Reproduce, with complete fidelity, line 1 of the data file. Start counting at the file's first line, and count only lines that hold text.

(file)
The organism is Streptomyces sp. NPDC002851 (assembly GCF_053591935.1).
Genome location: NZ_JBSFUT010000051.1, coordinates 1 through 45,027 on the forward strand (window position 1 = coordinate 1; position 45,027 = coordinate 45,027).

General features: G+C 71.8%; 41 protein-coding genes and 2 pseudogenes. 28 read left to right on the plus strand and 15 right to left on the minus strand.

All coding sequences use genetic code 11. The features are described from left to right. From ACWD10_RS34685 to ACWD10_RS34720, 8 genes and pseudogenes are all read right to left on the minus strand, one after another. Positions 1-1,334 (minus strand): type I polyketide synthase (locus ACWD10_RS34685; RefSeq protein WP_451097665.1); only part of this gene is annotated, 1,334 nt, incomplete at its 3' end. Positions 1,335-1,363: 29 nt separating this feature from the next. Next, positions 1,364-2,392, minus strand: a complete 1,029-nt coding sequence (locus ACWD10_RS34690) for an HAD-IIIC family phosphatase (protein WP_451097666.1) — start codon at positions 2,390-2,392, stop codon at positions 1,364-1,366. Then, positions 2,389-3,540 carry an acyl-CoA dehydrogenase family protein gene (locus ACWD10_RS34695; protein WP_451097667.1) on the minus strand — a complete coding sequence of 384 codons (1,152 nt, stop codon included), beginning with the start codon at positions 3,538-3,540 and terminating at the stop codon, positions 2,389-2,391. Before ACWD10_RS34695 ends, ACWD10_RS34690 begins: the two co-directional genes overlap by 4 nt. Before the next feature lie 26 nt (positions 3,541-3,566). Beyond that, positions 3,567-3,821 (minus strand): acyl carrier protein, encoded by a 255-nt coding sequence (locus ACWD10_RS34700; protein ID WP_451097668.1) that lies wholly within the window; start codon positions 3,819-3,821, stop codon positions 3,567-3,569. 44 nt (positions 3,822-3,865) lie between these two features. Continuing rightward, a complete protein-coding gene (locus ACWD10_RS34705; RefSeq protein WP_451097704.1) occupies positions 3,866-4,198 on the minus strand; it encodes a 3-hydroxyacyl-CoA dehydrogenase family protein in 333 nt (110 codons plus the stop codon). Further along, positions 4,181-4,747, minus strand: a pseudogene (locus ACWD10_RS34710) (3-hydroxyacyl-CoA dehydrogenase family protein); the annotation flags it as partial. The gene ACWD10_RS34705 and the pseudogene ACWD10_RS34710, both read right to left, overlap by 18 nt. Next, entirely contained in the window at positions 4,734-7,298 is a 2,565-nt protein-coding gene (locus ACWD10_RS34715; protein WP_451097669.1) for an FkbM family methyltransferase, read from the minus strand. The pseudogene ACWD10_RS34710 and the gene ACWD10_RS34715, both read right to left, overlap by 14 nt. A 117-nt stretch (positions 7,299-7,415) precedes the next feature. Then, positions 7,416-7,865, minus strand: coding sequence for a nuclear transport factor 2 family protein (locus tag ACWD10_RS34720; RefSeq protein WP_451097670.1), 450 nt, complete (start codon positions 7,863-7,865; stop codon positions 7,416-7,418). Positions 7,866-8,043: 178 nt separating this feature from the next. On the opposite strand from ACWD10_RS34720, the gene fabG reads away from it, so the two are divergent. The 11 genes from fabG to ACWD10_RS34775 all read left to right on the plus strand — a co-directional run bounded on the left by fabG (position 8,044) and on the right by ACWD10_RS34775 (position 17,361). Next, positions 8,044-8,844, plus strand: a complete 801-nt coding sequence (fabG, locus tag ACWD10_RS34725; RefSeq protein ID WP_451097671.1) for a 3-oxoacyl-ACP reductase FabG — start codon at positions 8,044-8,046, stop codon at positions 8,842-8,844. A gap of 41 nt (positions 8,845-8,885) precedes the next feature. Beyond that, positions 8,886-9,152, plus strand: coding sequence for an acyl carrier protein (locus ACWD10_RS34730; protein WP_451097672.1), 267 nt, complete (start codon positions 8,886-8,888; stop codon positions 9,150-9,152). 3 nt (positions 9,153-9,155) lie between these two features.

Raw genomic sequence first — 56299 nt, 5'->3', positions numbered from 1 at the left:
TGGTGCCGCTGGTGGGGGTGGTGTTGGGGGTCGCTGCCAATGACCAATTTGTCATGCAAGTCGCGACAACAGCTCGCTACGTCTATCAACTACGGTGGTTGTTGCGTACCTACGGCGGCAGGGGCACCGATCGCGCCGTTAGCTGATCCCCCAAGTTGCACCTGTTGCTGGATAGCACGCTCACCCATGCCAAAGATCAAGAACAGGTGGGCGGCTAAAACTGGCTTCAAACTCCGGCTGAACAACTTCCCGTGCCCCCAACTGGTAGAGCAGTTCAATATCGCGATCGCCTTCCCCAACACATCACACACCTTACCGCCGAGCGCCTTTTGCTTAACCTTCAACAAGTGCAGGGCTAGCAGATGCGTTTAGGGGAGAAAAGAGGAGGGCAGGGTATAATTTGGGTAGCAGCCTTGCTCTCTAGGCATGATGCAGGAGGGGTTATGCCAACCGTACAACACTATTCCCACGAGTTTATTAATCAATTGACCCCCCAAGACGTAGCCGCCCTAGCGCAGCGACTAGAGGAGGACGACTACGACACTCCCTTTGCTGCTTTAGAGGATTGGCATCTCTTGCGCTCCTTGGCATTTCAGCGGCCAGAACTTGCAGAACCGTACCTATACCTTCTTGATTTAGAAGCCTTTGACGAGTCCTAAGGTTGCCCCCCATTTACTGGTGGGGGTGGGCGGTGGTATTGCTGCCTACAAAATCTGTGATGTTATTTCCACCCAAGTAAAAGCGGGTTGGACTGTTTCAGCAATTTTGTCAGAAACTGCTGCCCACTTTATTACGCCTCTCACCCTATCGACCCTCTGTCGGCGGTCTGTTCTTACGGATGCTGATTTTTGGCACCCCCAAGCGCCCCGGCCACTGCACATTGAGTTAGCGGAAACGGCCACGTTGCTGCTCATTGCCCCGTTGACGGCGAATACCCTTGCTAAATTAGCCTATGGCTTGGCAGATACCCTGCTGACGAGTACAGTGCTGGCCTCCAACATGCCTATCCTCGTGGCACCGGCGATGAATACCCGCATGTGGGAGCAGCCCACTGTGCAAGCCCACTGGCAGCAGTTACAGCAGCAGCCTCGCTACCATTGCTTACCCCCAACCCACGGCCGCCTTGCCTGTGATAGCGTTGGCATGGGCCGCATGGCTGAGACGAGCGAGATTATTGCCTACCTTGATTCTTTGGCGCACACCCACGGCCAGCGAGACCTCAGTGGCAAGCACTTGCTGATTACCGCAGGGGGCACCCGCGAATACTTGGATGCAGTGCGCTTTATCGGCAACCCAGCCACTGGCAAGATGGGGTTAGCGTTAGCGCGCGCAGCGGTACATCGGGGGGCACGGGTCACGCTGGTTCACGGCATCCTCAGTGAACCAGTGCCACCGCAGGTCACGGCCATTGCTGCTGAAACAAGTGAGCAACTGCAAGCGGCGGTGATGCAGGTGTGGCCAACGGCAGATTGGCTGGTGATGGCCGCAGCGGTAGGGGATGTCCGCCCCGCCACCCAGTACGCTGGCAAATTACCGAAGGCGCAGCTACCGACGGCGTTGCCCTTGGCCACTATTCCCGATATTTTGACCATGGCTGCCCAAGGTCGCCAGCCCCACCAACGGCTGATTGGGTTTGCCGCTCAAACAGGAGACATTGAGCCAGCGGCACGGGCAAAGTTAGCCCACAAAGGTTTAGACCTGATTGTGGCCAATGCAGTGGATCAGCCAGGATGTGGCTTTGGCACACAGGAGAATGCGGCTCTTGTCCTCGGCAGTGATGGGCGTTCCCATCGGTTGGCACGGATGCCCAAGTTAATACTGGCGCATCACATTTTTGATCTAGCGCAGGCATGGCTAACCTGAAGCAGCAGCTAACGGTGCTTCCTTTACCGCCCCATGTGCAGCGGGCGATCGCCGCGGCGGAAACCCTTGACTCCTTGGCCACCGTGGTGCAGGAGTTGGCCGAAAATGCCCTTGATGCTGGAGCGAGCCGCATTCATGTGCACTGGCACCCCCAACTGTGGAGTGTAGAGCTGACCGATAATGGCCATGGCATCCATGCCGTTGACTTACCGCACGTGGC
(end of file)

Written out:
The organism is Streptomyces sp. NPDC002851 (assembly GCF_053591935.1).